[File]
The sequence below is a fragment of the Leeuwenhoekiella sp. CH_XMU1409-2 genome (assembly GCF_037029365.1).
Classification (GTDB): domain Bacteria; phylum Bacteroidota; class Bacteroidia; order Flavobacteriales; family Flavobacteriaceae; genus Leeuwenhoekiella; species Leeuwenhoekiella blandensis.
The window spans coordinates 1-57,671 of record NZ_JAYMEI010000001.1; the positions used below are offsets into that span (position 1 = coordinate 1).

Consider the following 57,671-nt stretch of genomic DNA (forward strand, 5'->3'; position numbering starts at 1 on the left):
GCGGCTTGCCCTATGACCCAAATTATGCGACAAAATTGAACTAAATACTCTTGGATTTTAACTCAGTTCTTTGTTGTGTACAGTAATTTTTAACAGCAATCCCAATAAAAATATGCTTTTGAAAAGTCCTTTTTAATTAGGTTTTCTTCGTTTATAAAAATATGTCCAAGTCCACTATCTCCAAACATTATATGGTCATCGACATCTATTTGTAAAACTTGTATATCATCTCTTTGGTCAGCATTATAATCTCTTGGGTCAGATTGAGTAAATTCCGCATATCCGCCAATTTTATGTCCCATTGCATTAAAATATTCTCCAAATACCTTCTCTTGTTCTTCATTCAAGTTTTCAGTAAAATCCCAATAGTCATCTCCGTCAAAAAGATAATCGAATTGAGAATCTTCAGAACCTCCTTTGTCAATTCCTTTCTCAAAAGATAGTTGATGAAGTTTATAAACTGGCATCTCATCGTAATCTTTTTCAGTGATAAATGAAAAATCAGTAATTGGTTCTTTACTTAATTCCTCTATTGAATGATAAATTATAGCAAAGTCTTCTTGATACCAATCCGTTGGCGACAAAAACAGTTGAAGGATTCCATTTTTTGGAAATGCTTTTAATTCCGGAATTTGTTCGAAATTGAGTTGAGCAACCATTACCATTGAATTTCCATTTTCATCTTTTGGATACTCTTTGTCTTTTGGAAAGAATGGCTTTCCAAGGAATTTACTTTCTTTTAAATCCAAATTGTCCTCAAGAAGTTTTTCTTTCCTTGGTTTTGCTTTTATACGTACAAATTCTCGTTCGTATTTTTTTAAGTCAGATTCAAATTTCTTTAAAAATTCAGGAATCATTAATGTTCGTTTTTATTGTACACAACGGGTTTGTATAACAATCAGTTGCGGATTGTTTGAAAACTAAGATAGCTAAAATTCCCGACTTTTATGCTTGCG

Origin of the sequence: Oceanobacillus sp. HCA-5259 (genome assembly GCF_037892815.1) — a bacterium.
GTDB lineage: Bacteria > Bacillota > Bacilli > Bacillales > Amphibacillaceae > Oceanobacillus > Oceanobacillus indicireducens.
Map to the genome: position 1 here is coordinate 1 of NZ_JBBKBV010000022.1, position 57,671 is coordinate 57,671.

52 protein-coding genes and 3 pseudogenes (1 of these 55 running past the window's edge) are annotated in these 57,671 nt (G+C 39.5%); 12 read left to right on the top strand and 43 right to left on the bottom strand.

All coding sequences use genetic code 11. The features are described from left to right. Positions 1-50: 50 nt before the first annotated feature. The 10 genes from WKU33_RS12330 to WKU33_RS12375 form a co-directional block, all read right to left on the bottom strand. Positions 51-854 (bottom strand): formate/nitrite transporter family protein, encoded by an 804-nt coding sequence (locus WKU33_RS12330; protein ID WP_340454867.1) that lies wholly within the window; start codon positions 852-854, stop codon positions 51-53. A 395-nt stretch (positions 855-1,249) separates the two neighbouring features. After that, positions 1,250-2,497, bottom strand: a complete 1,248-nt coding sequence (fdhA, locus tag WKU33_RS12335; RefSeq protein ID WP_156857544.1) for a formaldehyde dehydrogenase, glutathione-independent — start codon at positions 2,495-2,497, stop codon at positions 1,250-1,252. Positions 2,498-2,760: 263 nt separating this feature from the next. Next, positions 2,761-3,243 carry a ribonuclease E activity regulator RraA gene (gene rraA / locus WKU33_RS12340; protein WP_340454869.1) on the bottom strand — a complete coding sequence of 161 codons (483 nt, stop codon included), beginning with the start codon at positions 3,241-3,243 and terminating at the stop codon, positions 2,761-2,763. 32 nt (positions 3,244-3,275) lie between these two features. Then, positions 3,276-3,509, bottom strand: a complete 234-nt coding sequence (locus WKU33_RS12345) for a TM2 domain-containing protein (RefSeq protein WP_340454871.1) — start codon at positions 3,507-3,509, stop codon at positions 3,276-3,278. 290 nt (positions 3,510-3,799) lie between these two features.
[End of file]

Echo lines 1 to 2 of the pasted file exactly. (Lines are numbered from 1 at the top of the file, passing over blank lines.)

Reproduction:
The sequence below is a fragment of the Leeuwenhoekiella sp. CH_XMU1409-2 genome (assembly GCF_037029365.1).
Classification (GTDB): domain Bacteria; phylum Bacteroidota; class Bacteroidia; order Flavobacteriales; family Flavobacteriaceae; genus Leeuwenhoekiella; species Leeuwenhoekiella blandensis.